At its winter meeting, rather than acknowledge that its extremism on abortion may have hurt it in the midterm election, the Republican National Committee doubled down on its anti-abortion stance.
According to the RNC, the problem was that Republicans weren't extreme enough: "Instead of fighting back and exposing Democratic extremism on abortion, many Republican candidates failed to remind Americans of our proud heritage of challenging slavery, segregation, and the forces eroding the family and the sanctity of human life, thereby allowing Democrats to define our longtime position," the Republicans claimed.
In the future, Republicans should push "laws that acknowledge the beating hearts and experiences of pain in the unborn" — calling for restrictions on abortion as early as six weeks, when a heartbeat can be detected, which is before most women even know that they are pregnant.
This is not what a big tent looks like.
In fact, where voters were given a choice in the last election, they rejected absolute bans on abortion. In Kansas, a resolution that would have allowed the state legislature to ban abortion was voted down.
Many analysts pointed to a spike in Democratic and Independent women registering to vote in the wake of the Supreme Court's decision overturning Roe v. Wade. Certainly the results of the midterm election, with Republicans gaining only a narrow majority in the House and actually losing a seat in the Senate, hardly amounted to the red wave they had predicted, and the abortion issue is widely thought to be one of the reasons why.
Criminalizing abortions as early as six weeks, with no or few exceptions, may be the platform of the Republican Party, but it is not the way most Americans see things. The overwhelming majority of Americans who support Roe v. Wade do not want to see judges and legislators substituting their judgments for those of women and their doctors.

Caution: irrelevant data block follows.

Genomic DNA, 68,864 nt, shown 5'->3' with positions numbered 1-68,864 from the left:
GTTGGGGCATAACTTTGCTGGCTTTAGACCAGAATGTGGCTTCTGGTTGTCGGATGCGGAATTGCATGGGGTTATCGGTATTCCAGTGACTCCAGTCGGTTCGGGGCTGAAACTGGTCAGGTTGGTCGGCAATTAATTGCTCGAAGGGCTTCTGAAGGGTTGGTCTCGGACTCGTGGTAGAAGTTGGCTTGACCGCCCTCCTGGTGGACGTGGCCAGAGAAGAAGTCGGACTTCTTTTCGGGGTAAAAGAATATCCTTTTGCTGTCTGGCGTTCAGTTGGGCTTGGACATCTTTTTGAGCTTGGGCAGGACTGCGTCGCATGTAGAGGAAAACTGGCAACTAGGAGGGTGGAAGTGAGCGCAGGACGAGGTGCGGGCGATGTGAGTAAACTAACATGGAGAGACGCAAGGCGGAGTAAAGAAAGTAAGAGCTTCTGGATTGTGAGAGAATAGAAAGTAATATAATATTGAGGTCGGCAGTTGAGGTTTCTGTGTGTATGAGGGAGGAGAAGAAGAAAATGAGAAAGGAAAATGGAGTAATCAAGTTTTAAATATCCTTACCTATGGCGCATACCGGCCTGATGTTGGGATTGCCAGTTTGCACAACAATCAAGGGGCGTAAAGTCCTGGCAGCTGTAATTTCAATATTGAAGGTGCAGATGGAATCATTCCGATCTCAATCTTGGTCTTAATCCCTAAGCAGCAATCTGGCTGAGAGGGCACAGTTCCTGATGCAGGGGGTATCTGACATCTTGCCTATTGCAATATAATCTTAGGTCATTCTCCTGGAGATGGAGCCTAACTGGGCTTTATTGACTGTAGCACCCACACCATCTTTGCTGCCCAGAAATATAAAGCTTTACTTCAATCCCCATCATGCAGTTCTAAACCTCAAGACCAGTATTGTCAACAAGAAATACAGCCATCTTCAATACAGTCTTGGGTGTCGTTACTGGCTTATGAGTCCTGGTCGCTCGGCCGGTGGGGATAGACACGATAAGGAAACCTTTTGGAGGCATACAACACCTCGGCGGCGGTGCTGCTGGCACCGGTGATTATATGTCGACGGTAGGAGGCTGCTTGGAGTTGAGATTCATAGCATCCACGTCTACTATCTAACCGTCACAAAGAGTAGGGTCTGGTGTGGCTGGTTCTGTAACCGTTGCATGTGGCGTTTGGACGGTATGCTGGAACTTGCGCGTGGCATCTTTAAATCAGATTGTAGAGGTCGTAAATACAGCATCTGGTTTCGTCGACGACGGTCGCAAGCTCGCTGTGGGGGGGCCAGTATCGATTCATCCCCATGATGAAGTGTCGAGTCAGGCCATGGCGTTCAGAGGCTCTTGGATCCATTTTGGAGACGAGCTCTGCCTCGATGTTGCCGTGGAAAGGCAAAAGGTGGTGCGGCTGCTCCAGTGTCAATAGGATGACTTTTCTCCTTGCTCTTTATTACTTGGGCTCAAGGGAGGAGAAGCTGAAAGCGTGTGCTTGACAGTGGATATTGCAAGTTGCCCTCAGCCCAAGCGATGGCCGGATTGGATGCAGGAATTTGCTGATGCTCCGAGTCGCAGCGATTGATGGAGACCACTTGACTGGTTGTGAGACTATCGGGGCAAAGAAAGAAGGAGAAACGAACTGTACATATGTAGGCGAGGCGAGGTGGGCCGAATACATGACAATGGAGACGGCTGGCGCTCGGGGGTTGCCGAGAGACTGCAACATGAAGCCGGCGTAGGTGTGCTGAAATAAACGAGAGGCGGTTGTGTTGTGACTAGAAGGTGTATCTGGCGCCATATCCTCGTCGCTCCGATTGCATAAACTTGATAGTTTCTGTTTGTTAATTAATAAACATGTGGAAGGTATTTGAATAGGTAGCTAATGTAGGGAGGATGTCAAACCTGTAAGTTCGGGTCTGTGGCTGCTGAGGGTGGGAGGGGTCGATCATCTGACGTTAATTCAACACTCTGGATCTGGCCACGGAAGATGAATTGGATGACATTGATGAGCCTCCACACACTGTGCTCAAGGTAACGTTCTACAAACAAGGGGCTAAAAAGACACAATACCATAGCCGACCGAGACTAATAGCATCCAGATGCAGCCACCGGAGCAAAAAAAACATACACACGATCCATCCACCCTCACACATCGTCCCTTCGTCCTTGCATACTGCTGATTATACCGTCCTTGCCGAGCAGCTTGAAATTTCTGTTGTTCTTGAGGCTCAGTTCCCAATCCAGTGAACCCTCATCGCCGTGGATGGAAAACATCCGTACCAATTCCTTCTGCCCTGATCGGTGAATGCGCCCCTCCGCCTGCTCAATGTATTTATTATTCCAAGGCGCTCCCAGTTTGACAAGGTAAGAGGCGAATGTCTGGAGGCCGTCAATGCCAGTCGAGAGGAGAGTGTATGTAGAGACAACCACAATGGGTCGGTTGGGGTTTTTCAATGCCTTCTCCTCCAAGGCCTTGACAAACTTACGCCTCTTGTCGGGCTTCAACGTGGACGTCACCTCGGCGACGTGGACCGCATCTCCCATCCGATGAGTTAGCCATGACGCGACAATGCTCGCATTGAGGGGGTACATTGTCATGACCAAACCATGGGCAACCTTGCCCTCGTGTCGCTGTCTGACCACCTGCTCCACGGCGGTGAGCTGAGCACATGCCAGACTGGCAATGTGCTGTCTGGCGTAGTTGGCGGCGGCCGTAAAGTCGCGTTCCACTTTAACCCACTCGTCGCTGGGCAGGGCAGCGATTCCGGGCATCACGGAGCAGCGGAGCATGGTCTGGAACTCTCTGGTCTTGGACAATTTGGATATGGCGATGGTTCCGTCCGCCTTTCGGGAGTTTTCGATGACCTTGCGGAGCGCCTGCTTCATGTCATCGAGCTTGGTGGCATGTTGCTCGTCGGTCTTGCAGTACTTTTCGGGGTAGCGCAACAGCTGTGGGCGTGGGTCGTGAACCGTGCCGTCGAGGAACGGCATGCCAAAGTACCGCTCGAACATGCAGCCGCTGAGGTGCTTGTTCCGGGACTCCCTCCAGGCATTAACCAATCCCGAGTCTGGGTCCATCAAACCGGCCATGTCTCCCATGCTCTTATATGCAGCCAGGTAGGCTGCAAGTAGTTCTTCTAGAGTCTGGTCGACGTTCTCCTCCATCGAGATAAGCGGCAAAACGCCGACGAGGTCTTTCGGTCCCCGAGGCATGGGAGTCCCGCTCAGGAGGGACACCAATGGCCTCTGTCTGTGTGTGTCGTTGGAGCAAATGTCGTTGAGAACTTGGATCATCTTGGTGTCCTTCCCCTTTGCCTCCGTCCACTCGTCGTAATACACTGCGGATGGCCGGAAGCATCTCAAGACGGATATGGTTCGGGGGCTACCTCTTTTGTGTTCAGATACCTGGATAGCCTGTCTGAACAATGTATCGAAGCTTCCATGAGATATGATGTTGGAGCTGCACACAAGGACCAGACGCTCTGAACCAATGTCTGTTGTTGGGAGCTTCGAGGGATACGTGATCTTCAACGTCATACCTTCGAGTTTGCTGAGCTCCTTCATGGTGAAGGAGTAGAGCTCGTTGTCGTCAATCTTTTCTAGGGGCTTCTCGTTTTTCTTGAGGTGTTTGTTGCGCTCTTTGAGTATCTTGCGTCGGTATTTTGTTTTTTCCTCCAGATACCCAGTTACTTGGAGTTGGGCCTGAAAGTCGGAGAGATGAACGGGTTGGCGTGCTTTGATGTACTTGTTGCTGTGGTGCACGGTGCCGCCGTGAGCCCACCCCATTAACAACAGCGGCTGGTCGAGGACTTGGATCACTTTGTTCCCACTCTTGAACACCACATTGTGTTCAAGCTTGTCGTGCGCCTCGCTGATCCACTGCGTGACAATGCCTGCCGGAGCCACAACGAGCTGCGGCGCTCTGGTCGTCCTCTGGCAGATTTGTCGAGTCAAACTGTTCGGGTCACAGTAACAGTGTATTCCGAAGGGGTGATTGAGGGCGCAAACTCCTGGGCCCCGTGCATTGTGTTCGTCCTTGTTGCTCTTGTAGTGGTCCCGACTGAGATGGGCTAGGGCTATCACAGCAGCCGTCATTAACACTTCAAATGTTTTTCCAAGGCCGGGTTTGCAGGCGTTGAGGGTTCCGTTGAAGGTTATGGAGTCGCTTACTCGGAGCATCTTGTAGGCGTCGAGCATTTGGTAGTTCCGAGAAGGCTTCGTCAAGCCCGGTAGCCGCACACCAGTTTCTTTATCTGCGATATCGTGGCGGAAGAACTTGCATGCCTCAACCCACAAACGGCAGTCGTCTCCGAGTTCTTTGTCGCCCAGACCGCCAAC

For years, leaders of the Republican Party who were concerned with building a majority party have argued that the party must be inclusive enough — a big enough tent — to make room for those who do not adhere to the hardline anti-abortion view.
Surely there must be some room in the party for those who care about rape or incest victims, about children, about the mental and physical well-being of girls who are not ready to be mothers. Apparently not.
The voters have spoken, and the Republicans have decided not to listen to them.
Who cares about Kansas?
In a party that is now dominated by the right wing of the right wing, with whatever is left of the moderate middle afraid to fight back, the battle will be over how few exceptions to allow, not how many; about how many women to force to become mothers; about how punitive the law should be.
Grist for the mill between Donald Trump and Ron DeSantis. If this is what Republicans are offering America, don't blame Democrats if the pickings are slim.
What Republicans are offering on abortion is no choice at all.
Susan Estrich is a politician, professor, lawyer and writer. Whether on the pages of newspapers such as The New York Times, the Los Angeles Times and The Washington Post or as a television commentator on countless news programs on CNN, Fox News, NBC, ABC, CBS and NBC, she has tackled legal matters, women's concerns, national politics and social issues. Read Susan Estrich's Reports — More Here.
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